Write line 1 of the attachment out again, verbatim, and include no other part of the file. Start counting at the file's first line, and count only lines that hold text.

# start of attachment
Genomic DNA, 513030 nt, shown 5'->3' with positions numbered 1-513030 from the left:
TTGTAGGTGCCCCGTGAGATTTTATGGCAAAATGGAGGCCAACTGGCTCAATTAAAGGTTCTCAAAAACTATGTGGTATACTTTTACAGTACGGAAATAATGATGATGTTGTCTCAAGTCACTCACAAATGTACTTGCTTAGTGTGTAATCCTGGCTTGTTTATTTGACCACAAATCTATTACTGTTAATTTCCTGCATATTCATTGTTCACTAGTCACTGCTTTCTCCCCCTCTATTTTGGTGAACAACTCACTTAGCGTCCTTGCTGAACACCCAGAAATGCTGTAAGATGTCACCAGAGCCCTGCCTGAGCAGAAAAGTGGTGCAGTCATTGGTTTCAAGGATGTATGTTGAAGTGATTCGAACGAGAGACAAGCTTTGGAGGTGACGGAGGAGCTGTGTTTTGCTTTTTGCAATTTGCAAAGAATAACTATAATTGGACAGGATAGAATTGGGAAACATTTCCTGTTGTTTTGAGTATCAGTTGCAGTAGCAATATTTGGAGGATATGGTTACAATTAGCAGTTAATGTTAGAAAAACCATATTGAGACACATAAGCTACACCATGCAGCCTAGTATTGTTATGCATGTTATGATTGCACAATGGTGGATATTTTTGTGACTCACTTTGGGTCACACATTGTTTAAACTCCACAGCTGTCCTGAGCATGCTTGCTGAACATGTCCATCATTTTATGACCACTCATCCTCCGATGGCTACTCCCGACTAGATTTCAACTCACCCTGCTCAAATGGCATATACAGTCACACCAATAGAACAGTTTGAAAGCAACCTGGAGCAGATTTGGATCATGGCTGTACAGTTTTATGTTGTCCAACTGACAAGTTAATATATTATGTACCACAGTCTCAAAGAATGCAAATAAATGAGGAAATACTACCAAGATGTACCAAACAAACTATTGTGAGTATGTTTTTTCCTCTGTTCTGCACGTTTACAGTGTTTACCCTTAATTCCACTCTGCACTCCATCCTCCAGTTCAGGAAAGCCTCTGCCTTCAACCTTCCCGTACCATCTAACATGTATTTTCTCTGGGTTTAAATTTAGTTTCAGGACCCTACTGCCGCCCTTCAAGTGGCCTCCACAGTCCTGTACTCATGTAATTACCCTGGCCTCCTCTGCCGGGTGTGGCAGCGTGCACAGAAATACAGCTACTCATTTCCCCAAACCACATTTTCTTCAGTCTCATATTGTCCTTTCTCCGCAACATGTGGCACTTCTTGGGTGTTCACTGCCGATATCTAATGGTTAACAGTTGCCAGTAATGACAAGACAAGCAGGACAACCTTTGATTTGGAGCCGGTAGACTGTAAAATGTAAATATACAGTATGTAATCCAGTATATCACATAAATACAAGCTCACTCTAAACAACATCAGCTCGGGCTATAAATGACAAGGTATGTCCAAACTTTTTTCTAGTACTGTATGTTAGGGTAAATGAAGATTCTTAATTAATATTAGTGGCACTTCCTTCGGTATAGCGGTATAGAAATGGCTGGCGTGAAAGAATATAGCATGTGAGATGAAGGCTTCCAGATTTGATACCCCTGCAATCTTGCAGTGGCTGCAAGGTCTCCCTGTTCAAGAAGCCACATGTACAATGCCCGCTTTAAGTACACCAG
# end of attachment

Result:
Genomic DNA, 513030 nt, shown 5'->3' with positions numbered 1-513030 from the left: